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OPINION

War and “PiS”: Poland's record voter turnout signals change

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Election results and ruling party tactics

Poland has opted for a change. The participation in the parliamentary elections on October 15 was massive. The reigning conservatives of the Law and Justice party will need to step back, paving the way for a new government that will unite three pro-European parties in a coalition.

The extraordinary nature of the situation became apparent as long, winding queues formed at polling stations. Wrapped in blankets, citizens patiently waited, with some persevering until the late hours, even past midnight, to exercise their democratic right to vote. Although the polling stations were officially scheduled to close at 9:00 PM, those who arrived just in time were still able to participate in the electoral process.

The central election commission clearly did not anticipate such an overwhelming and unprecedented turnout. A remarkable 73% of eligible voters made their voices heard—a number surpassing the turnout in the pivotal year of 1989 when Poland broke away from communism.

The ruling party Law and Justice secured the top spot with 35.4% of the vote, corresponding to 198 seats in the Sejm. Following closely are the “democrats,” comprising three allied formations: Civic Coalition with 30.7% (161 seats), Third Way with 13.514.5% (57 seats), and New Left with 8.6% (30 seats). The Confederation, an ultra-liberal and ultra-conservative faction, rounds off the list with 7.16% of the vote, equivalent to 14 seats.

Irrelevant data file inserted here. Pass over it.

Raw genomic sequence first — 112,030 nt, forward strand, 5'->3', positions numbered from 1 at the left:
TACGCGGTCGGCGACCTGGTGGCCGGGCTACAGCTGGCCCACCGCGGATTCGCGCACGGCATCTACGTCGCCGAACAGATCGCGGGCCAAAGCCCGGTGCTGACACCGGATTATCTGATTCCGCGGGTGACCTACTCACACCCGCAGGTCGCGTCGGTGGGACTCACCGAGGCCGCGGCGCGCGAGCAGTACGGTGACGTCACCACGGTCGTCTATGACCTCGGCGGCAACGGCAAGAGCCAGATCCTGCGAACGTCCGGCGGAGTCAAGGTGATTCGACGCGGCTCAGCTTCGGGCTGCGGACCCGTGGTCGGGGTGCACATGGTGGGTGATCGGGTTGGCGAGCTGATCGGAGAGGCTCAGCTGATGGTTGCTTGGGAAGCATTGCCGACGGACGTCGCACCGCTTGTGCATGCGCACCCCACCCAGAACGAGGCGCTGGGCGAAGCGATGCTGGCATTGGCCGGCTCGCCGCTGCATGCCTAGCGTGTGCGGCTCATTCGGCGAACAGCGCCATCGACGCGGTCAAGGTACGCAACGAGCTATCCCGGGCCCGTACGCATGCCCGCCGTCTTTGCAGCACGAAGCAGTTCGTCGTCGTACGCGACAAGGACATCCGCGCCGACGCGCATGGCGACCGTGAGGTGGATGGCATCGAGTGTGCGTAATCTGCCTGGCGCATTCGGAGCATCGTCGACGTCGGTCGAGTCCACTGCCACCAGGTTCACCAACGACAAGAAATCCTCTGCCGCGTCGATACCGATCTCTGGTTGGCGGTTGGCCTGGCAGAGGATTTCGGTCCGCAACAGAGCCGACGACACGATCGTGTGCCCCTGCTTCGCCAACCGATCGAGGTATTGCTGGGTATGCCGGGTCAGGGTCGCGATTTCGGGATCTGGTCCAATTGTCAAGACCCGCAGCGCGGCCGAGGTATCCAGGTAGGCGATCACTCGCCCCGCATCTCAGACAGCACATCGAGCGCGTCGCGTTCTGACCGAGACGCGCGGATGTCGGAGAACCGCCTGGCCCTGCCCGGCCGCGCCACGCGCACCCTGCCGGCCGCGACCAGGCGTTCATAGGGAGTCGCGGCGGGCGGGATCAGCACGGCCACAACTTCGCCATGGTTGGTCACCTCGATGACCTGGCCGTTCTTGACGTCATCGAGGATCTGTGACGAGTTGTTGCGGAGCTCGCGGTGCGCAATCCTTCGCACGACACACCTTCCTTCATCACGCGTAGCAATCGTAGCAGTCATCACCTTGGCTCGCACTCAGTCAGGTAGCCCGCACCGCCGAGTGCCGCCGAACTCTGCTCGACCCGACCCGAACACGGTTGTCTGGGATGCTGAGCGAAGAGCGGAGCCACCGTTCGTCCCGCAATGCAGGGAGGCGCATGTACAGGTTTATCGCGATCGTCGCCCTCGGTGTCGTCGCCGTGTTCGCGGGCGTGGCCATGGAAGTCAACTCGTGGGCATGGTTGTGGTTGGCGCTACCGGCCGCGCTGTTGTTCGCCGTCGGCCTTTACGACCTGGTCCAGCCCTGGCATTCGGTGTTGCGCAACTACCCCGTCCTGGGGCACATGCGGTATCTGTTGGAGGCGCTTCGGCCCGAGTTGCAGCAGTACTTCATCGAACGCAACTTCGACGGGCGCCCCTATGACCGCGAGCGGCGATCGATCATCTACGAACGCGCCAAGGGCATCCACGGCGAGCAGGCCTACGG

The ruling party, PiS, left no stone unturned in its bid to secure victory. One such strategy involved orchestrating a referendum in conjunction with the elections. The referendum's questions were framed in a manner designed to invoke fear, alluding to the “sale of national assets” and the influx of “migrants.” However, the public, encouraged by the opposition to boycott the referendum, overwhelmingly chose not to participate, resulting in a 40% turnout and rendering the referendum inconclusive.

The referendum's questions were framed in a manner designed to invoke fear, alluding to the “sale of national assets” and the influx of “migrants”

PiS utilized state-owned media as a platform for the pre-election campaign—news programs served as advertisements for the ruling party. It went to the extent of employing military equipment and soldiers in uniform for pre-election rallies. Pre-election videos were filmed using ministries' funds, and state-owned companies participated in the campaign.

The oil conglomerate Orlen outperformed them all. It artificially lowered fuel prices and, as a result, couldn't deliver fuel on time. Refueling at gas stations became impossible, but one could read calls to participate in the referendum.

It can be noted that in political terms, Poland is divided, but there's nothing new about this. The division was usually marked by the Vistula River. What was considered progressive and liberal was to the west of it, while what was to the east was seen as conservative, linked to the idea of a strong, social state.

In these elections, nearly 50% of the rural areas voted for PiS. The ruling party triumphed even in cities with populations up to 50,000. In larger urban centers, people were more inclined to vote for the Civic Coalition. In the metropolises, the opposition completely overturned the power structure.